Plymouth Sound is home to hundreds of species of fish and marine life, and campaigners want to protect the vast stretch of water.
Plymouth Sound is set to be designated the UK’s first national marine park, with the aim of protecting the area’s estimated 1,000 species of marine life and vast seafaring economy.
Similar to a regular national park, the site at Plymouth Sound will be a protected area of the ocean.
City leaders, experts in the marine sector and partners from the public, private and voluntary sectors signed a pledge on Friday evening, demonstrating their support for making the UK’s first national marine park happen.
The leader of Plymouth City Council, Tudor Evans OBE, said: “Plymouth, with its historic waterfront, rich maritime heritage, cutting edge marine research and its diversity of sea life is ideally placed to lead the way to create something of significant value locally that can be used to lead the way nationally.”
Plymouth Sound is already a protected habitat for more than 1,000 species of fish and other marine animal life.
The park will aim to promote marine conservation, engineering and research, while balancing the current industries in the area, such as the fishing and military ports.
It will also preserve the memory of the pioneering sailings that set sail from Plymouth, which included the Mayflower in 1620 and the HMS Beagle in 1831, on which Charles Darwin travelled.
Lewis Pugh, UN patron of the Oceans and star of Sky News documentary The Long Swim, is from Plymouth and is very excited about the project.
“It is my hope that, in the future, people will look back at Plymouth as the ocean innovator that set the standard for national marine parks in Britain and across the globe,” he said.
“The future of our planet will be determined by what happens in our oceans. I have always been proud to be born in the greatest of maritime cities. Today I am particularly proud to see Plymouth leading the charge on ocean protection with this important national marine park initiative.”
Charles Clover, from the BLUE Marine Foundation, believes the timing is important.
“The seas are fragile in ways that we didn’t realise 40 or 50 years ago and so we’re all under an obligation now to protect what’s lovely in the sea, I think that is why Plymouth sound is such a good place to start,” he said.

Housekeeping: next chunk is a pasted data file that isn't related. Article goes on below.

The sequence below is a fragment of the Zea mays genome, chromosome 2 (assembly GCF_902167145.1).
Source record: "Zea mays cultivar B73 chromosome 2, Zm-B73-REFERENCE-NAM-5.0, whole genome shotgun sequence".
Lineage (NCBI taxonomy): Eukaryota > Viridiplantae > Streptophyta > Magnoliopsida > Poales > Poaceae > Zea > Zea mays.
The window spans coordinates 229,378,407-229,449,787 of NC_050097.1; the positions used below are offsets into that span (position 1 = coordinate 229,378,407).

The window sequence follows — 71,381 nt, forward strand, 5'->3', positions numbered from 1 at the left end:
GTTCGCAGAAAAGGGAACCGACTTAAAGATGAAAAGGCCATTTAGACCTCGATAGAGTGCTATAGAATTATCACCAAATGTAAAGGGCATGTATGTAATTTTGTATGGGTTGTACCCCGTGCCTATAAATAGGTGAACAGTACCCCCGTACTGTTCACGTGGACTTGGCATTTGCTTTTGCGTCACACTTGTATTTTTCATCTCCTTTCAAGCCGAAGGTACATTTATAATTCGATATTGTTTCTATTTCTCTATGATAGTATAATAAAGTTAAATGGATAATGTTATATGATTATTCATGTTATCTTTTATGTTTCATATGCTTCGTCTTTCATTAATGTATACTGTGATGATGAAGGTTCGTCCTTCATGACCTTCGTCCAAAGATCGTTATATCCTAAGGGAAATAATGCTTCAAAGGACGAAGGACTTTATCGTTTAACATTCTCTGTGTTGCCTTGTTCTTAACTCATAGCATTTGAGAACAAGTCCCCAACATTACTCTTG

It’s a move that’s been welcomed by Plymouth’s scientific community, particularly because of what the area is teaching scientists about the changes in our warming waters.
Alix Harvey, aquarist and manager of the ecology laboratory at the Marine Biological Association, says what is happening to carbon-absorbing kelp is particularly important.
“Plymouth is really interesting in that we have lots of native species of kelp that like really cold water but we also have warm water species of kelp which in the future might be replacing our native species of kelp, and we’re interested in that because if that happens in the future with climate change and we lose that cold water species how is that going to affect that assembly of fish, are they going to stick around or are they going to disappear?”
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A city-wide celebration is taking place on Saturday that will include live music and children’s entertainment, to encourage the local community to get involved with the proposals.
Once Plymouth has tested the water, it’s hoped other marine parks will follow, providing a coastal line commitment to find better ways for people and nature to co-exist.